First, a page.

Greatest Hits #1-4
Writer: David Tischman
Artist: Glenn Fabry
I remember when I read Tolkien's forward for the second edition of the Lord of the Rings trilogy, and he wrote about how he hated the way critics tried to fit the events of his book with the events of World War Two. He said his experiences with war had in some ways inspired the War of the Ring, but anyone trying to make it into a blow-by-blow allegory was going to end up disappointed. And so, I'm really trying not to be a critic here and make this whole review about "The Beatles were a group from 1962 to 1970-- it doesn't make any sense for the Mates to start in 1966 and split up in 1973! Arrrgghh!" That would be really dumb. The writer's stated idea was to write a team of superheroes that, in their world, represented the cultural zeitgeist in the way that the Beatles did in ours. So that was me trying to get that out of my system.
I'm going to hold off on saying that this is a damn good book, but it's definitely a damn interesting one. Some of the stuff from Mark Millar's run on The Authority touched on the idea of superheroes acting like rock stars in their off-hours, but Tischman runs with it and rather smartly frames it as two young filmmakers' efforts to make a documentary about the world-famous Mates. The flashbacks and the present-day scenes are woven together well, although I wish he wouldn't be so ham-fisted with the hints that Nick (the main character)'s father isn't Archie Sugg, the Mates' hetero-Lois Lane, but instead Crusader, the team's Union-Jacked-up Paul McCartney/Superman hybrid. I got it already, dude.
So there's Crusader, with his bowl-cut, porn-'stache and red and blue spandex; there's Solicitor, the non-powered, business-suited crimefighter who totally doesn't resemble John Lennon, not one bit; Vizier is, unsurprisingly on several levels, George Harrison with magic Celtic powers; and Zipper aka Ringo, a drug-addicted super-speedster. Poor Ringo-- I don't think he was all that notorious for drug use, but the writer had to cram that '60s stereotype in there somewhere...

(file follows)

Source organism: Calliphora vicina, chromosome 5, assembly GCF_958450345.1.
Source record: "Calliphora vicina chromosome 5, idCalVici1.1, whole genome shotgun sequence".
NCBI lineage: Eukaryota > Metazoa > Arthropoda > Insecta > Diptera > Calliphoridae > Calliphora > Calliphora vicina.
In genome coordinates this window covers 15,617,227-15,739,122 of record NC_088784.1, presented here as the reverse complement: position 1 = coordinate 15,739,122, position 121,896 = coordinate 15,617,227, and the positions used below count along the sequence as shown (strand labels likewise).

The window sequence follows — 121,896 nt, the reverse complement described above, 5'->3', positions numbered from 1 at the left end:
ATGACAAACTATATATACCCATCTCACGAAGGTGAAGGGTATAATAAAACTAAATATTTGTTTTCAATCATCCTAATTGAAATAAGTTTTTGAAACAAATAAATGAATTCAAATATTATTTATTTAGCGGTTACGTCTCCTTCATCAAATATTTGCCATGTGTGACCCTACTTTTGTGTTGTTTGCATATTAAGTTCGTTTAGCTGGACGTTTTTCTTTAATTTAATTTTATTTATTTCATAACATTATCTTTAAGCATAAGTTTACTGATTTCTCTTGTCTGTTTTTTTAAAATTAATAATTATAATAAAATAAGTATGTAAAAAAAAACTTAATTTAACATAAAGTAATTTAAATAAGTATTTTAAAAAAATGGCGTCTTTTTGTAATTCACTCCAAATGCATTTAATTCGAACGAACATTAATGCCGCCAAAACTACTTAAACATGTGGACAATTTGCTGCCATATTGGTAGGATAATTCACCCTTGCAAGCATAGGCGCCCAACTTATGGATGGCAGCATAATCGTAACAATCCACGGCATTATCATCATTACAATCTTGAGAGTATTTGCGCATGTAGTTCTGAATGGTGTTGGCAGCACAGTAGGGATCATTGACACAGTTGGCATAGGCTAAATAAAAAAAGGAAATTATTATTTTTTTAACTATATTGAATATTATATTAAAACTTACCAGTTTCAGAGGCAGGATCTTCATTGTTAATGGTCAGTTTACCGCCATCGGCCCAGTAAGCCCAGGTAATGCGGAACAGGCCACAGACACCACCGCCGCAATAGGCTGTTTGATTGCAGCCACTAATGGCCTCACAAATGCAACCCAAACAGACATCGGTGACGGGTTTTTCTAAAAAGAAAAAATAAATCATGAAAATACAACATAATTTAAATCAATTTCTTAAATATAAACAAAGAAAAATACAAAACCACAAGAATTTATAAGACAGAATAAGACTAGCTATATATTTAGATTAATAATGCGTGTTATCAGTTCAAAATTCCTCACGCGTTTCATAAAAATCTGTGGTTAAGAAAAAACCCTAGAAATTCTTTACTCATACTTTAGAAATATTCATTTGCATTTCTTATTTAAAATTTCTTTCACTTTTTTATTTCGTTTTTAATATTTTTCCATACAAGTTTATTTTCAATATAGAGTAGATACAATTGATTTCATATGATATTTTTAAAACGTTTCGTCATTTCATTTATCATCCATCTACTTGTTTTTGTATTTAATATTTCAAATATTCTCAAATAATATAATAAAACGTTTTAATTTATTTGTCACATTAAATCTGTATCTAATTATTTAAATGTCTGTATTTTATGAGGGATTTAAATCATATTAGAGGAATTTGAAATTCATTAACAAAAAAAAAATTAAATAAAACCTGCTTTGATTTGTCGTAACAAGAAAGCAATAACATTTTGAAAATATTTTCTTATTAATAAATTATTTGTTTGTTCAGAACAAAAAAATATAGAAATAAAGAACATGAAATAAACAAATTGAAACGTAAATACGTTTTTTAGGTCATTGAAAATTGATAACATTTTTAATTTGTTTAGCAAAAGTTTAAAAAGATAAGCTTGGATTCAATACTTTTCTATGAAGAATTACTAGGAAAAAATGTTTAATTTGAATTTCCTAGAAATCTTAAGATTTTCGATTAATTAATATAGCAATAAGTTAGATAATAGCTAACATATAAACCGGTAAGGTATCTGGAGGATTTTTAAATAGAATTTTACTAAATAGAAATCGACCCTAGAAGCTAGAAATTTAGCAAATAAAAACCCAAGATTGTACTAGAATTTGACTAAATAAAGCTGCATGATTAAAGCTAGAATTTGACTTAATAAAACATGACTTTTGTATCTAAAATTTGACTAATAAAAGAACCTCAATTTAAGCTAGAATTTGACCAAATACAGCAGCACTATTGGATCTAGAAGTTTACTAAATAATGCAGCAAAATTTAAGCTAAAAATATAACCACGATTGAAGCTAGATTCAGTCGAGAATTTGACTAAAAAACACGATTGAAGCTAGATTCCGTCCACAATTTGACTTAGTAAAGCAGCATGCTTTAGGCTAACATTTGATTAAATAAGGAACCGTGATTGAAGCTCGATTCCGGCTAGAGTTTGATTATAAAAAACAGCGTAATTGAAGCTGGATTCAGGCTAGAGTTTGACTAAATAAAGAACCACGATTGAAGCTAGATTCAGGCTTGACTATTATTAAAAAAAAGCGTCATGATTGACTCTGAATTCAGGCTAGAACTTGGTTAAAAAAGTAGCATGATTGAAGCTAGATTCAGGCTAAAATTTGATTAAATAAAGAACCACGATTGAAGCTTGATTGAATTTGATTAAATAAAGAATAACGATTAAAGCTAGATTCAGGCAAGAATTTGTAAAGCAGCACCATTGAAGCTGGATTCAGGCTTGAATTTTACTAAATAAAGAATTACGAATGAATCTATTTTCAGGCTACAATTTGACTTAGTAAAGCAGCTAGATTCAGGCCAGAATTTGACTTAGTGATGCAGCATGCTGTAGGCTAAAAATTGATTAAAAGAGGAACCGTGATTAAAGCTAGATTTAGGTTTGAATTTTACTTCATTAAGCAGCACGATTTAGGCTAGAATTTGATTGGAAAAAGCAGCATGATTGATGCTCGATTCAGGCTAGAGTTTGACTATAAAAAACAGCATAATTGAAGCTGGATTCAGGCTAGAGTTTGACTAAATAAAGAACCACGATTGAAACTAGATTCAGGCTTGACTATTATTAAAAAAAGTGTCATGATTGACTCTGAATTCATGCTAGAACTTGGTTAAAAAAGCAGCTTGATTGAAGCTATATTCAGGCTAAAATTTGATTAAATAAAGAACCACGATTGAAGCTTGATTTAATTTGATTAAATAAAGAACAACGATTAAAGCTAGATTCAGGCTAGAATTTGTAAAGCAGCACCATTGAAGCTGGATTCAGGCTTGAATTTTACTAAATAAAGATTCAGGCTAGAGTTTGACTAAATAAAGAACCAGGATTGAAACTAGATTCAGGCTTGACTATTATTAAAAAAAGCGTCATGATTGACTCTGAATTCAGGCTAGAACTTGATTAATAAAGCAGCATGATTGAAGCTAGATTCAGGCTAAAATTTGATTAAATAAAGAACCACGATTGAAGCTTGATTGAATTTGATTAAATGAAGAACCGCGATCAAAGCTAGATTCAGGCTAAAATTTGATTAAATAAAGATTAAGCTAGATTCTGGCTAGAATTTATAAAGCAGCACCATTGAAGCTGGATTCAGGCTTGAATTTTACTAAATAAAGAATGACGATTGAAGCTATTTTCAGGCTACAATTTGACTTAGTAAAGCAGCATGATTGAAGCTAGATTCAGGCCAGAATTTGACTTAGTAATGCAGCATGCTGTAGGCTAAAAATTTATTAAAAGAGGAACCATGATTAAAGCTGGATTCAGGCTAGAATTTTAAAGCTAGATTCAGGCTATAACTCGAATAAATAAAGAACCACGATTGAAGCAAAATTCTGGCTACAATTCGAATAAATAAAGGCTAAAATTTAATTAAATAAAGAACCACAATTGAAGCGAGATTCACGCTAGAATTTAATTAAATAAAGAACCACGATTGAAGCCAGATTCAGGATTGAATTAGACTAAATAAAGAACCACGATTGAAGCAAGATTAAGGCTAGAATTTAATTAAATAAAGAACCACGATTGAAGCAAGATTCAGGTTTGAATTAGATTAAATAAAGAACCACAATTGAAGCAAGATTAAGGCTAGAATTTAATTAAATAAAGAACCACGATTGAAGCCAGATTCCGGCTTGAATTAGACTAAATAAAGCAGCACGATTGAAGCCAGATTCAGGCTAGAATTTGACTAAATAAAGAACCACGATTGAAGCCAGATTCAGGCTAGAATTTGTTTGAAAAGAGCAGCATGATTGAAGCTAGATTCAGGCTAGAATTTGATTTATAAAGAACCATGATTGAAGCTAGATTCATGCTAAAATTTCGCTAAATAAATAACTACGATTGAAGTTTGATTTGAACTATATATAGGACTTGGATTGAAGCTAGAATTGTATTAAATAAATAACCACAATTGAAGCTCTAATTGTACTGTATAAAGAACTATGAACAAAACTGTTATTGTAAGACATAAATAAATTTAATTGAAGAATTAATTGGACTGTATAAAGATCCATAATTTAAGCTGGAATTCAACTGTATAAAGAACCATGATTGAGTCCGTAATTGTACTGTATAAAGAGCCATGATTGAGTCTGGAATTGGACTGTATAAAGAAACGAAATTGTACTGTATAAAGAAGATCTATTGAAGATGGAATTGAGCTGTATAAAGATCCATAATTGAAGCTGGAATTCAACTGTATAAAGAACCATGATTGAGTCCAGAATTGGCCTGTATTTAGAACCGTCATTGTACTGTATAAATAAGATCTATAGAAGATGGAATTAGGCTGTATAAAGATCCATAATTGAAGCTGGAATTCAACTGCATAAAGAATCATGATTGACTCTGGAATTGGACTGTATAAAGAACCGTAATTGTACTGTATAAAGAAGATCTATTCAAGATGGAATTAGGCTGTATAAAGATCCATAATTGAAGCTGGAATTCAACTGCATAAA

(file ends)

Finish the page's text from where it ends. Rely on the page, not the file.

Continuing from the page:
So far (it's a six-issue miniseries so we've got two months left) I'm loving Glenn Fabry's covers, and his interior art gets the job done with no complaints from me, to be fair. But if Vertigo had really hyped this book more, if the story had a little more meat to it, I'd love it if each issue had a different artist-- say, one of the Kubert brothers at the beginning, then that nouveau-Kirby artist from G0dland for the "middle years" Mates, maybe even Dave Gibbons for the later stuff... but perhaps I'm over-thinking it.
I feel like I'm back in school, critiquing a scene that a classmate wrote or acted in-- namely, I wanted more out of this story. This idea. I feel like the cross-pollinating of superheroes and the Beatles (not to mention any other '60s pop culture phenomenon-- oh shit-- the Stones meet the X-Men-- ohhhhh shhhiiiiiiit!) could cover a hell of a lot more ground. I'd love to stretch this out into a three-year series as opposed to a six-month one. But everything about history these days has to be condensed down to a one-hour True Hollywood Story... so it goes. I can complain about the writing no more than I can complain about the art-- it doesn't blow me away, but it holds its own against any other Vertigo book I've picked up on a whim. It's definitely worth a shot if you've ever spent half a day watching a VH1 countdown without realizing where the time went.
I'm going to go to bed now and try NOT think up an X-Men story that syncs up with Revolver as you read it.
Rating: Three Tom Collins. I want more, but a follow-up miniseries would probably just make me even sadder than the opportunities this story missed.
Albums: Beck- Modern Guilt and The Beatles- Revolver
4 days ago